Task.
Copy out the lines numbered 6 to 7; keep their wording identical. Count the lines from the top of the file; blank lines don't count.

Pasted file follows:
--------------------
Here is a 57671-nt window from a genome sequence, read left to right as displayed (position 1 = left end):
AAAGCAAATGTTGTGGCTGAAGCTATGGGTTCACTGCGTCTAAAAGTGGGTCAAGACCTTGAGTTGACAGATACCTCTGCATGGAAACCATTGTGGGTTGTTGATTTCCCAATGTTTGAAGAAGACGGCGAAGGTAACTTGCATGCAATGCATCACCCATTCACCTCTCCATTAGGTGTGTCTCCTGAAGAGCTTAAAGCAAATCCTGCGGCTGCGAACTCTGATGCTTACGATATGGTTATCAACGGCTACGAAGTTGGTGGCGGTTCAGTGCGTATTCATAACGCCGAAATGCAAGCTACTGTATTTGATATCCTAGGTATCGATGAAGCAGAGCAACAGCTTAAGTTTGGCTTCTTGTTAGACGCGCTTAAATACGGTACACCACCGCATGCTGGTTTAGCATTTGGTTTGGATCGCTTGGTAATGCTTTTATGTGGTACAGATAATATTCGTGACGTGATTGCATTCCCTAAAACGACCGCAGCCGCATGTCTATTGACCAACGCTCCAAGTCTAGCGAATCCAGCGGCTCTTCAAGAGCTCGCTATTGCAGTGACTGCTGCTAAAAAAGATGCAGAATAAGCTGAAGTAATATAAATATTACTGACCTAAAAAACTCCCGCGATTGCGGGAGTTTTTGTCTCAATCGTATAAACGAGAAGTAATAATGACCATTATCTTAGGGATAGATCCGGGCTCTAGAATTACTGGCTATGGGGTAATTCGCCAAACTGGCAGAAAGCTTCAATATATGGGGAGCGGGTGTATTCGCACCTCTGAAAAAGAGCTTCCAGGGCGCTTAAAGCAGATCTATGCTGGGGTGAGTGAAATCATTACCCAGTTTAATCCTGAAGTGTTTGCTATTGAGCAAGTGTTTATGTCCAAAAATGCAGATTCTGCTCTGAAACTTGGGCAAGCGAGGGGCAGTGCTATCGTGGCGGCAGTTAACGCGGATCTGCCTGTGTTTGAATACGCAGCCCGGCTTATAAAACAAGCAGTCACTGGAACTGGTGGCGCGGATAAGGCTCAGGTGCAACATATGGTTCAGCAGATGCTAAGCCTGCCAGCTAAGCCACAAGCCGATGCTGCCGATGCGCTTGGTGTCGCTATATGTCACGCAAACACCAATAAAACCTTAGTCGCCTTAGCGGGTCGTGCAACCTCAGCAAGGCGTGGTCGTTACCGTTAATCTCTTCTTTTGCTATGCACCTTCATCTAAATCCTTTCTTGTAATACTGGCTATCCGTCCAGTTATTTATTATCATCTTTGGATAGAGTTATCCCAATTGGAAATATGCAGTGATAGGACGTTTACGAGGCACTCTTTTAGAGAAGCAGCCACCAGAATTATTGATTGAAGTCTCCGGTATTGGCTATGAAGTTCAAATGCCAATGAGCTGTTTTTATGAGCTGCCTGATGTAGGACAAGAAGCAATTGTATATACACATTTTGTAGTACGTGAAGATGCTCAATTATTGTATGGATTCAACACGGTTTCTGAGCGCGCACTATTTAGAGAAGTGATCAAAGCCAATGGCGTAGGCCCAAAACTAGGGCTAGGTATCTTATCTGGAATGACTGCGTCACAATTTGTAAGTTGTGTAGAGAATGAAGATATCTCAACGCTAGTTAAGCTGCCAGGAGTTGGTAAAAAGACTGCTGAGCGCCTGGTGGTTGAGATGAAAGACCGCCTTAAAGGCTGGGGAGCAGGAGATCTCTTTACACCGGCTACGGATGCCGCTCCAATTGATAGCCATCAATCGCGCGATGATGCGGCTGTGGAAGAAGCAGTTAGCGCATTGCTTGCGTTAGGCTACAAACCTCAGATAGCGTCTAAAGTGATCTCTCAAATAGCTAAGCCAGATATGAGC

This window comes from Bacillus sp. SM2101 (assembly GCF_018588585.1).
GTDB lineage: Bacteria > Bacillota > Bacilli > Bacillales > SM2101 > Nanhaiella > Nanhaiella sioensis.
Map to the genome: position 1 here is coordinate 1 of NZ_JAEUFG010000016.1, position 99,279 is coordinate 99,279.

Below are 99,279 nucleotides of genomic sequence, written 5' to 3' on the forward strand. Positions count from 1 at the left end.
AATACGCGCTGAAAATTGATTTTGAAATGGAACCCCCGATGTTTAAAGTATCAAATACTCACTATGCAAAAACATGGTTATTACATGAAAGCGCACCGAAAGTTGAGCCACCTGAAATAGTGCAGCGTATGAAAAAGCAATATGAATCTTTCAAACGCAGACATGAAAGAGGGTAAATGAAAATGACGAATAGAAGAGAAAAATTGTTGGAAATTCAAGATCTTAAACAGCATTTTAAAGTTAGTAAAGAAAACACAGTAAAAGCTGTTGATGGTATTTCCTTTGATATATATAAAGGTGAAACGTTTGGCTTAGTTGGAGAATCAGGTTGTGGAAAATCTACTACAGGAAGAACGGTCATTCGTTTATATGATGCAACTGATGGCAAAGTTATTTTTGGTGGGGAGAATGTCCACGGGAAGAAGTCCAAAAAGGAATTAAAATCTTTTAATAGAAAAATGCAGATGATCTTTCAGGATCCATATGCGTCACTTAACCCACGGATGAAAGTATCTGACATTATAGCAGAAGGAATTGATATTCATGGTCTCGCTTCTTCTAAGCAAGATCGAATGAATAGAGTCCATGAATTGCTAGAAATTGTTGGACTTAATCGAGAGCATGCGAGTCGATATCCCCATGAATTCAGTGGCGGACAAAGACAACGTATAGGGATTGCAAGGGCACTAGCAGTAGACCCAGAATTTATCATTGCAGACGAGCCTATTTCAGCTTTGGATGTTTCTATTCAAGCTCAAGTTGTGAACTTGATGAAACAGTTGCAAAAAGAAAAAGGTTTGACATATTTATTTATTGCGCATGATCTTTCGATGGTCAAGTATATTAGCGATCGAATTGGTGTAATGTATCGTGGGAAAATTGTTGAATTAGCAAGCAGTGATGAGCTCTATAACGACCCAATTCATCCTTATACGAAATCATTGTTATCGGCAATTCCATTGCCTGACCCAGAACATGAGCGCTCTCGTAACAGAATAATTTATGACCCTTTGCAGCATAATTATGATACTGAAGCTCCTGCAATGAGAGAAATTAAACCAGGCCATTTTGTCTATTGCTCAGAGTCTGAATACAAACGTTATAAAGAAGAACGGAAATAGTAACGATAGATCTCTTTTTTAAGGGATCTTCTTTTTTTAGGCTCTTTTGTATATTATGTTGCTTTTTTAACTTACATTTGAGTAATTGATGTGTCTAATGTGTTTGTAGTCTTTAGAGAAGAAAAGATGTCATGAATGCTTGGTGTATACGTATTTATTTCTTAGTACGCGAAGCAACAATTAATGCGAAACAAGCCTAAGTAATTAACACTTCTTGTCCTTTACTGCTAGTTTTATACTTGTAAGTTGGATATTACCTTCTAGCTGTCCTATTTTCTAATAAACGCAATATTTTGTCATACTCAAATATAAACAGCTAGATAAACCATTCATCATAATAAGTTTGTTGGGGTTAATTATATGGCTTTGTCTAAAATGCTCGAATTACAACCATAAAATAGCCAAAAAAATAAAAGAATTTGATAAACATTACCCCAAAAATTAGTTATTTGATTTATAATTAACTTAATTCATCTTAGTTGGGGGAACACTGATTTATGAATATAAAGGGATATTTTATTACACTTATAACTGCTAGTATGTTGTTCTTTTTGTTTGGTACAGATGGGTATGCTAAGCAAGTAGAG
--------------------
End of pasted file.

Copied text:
Below are 99,279 nucleotides of genomic sequence, written 5' to 3' on the forward strand. Positions count from 1 at the left end.
AATACGCGCTGAAAATTGATTTTGAAATGGAACCCCCGATGTTTAAAGTATCAAATACTCACTATGCAAAAACATGGTTATTACATGAAAGCGCACCGAAAGTTGAGCCACCTGAAATAGTGCAGCGTATGAAAAAGCAATATGAATCTTTCAAACGCAGACATGAAAGAGGGTAAATGAAAATGACGAATAGAAGAGAAAAATTGTTGGAAATTCAAGATCTTAAACAGCATTTTAAAGTTAGTAAAGAAAACACAGTAAAAGCTGTTGATGGTATTTCCTTTGATATATATAAAGGTGAAACGTTTGGCTTAGTTGGAGAATCAGGTTGTGGAAAATCTACTACAGGAAGAACGGTCATTCGTTTATATGATGCAACTGATGGCAAAGTTATTTTTGGTGGGGAGAATGTCCACGGGAAGAAGTCCAAAAAGGAATTAAAATCTTTTAATAGAAAAATGCAGATGATCTTTCAGGATCCATATGCGTCACTTAACCCACGGATGAAAGTATCTGACATTATAGCAGAAGGAATTGATATTCATGGTCTCGCTTCTTCTAAGCAAGATCGAATGAATAGAGTCCATGAATTGCTAGAAATTGTTGGACTTAATCGAGAGCATGCGAGTCGATATCCCCATGAATTCAGTGGCGGACAAAGACAACGTATAGGGATTGCAAGGGCACTAGCAGTAGACCCAGAATTTATCATTGCAGACGAGCCTATTTCAGCTTTGGATGTTTCTATTCAAGCTCAAGTTGTGAACTTGATGAAACAGTTGCAAAAAGAAAAAGGTTTGACATATTTATTTATTGCGCATGATCTTTCGATGGTCAAGTATATTAGCGATCGAATTGGTGTAATGTATCGTGGGAAAATTGTTGAATTAGCAAGCAGTGATGAGCTCTATAACGACCCAATTCATCCTTATACGAAATCATTGTTATCGGCAATTCCATTGCCTGACCCAGAACATGAGCGCTCTCGTAACAGAATAATTTATGACCCTTTGCAGCATAATTATGATACTGAAGCTCCTGCAATGAGAGAAATTAAACCAGGCCATTTTGTCTATTGCTCAGAGTCTGAATACAAACGTTATAAAGAAGAACGGAAATAGTAACGATAGATCTCTTTTTTAAGGGATCTTCTTTTTTTAGGCTCTTTTGTATATTATGTTGCTTTTTTAACTTACATTTGAGTAATTGATGTGTCTAATGTGTTTGTAGTCTTTAGAGAAGAAAAGATGTCATGAATGCTTGGTGTATACGTATTTATTTCTTAGTACGCGAAGCAACAATTAATGCGAAACAAGCCTAAGTAATTAACACTTCTTGTCCTTTACTGCTAGTTTTATACTTGTAAGTTGGATATTACCTTCTAGCTGTCCTATTTTCTAATAAACGCAATATTTTGTCATACTCAAATATAAACAGCTAGATAAACCATTCATCATAATAAGTTTGTTGGGGTTAATTATATGGCTTTGTCTAAAATGCTCGAATTACAACCATAAAATAGCCAAAAAAATAAAAGAATTTGATAAACATTACCCCAAAAATTAGTTATTTGATTTATAATTAACTTAATTCATCTTAGTTGGGGGAACACTGATTTATGAATATAAAGGGATATTTTATTACACTTATAACTGCTAGTATGTTGTTCTTTTTGTTTGGTACAGATGGGTATGCTAAGCAAGTAGAG